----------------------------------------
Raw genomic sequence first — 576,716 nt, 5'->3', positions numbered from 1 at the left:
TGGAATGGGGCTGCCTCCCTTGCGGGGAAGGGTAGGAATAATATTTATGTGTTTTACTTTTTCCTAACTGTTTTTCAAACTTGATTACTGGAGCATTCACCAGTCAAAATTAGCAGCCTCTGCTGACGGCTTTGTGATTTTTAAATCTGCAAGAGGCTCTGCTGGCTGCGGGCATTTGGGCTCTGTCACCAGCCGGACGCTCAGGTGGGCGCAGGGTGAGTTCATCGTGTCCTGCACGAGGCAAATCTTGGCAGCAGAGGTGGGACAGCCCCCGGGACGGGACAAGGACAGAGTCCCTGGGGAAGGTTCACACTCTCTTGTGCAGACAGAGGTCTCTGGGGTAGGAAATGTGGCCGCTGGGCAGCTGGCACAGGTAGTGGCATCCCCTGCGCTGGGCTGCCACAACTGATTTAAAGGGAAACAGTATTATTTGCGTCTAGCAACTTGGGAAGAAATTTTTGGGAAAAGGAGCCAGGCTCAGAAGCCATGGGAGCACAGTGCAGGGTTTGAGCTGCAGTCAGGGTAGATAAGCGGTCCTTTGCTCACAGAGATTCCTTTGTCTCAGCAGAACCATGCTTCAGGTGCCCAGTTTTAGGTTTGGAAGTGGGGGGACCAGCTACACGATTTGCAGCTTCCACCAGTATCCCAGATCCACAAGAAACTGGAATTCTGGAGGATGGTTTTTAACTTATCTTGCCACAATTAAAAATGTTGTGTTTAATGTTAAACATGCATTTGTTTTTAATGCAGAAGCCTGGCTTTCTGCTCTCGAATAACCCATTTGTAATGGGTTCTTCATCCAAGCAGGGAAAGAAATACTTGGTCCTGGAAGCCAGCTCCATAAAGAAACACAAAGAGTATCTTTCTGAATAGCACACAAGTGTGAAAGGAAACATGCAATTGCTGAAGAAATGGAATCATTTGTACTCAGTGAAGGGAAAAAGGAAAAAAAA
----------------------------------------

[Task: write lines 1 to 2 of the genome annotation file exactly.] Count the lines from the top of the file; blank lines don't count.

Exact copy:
Raw genomic sequence first — 576,716 nt, 5'->3', positions numbered from 1 at the left:
TGGAATGGGGCTGCCTCCCTTGCGGGGAAGGGTAGGAATAATATTTATGTGTTTTACTTTTTCCTAACTGTTTTTCAAACTTGATTACTGGAGCATTCACCAGTCAAAATTAGCAGCCTCTGCTGACGGCTTTGTGATTTTTAAATCTGCAAGAGGCTCTGCTGGCTGCGGGCATTTGGGCTCTGTCACCAGCCGGACGCTCAGGTGGGCGCAGGGTGAGTTCATCGTGTCCTGCACGAGGCAAATCTTGGCAGCAGAGGTGGGACAGCCCCCGGGACGGGACAAGGACAGAGTCCCTGGGGAAGGTTCACACTCTCTTGTGCAGACAGAGGTCTCTGGGGTAGGAAATGTGGCCGCTGGGCAGCTGGCACAGGTAGTGGCATCCCCTGCGCTGGGCTGCCACAACTGATTTAAAGGGAAACAGTATTATTTGCGTCTAGCAACTTGGGAAGAAATTTTTGGGAAAAGGAGCCAGGCTCAGAAGCCATGGGAGCACAGTGCAGGGTTTGAGCTGCAGTCAGGGTAGATAAGCGGTCCTTTGCTCACAGAGATTCCTTTGTCTCAGCAGAACCATGCTTCAGGTGCCCAGTTTTAGGTTTGGAAGTGGGGGGACCAGCTACACGATTTGCAGCTTCCACCAGTATCCCAGATCCACAAGAAACTGGAATTCTGGAGGATGGTTTTTAACTTATCTTGCCACAATTAAAAATGTTGTGTTTAATGTTAAACATGCATTTGTTTTTAATGCAGAAGCCTGGCTTTCTGCTCTCGAATAACCCATTTGTAATGGGTTCTTCATCCAAGCAGGGAAAGAAATACTTGGTCCTGGAAGCCAGCTCCATAAAGAAACACAAAGAGTATCTTTCTGAATAGCACACAAGTGTGAAAGGAAACATGCAATTGCTGAAGAAATGGAATCATTTGTACTCAGTGAAGGGAAAAAGGAAAAAAAA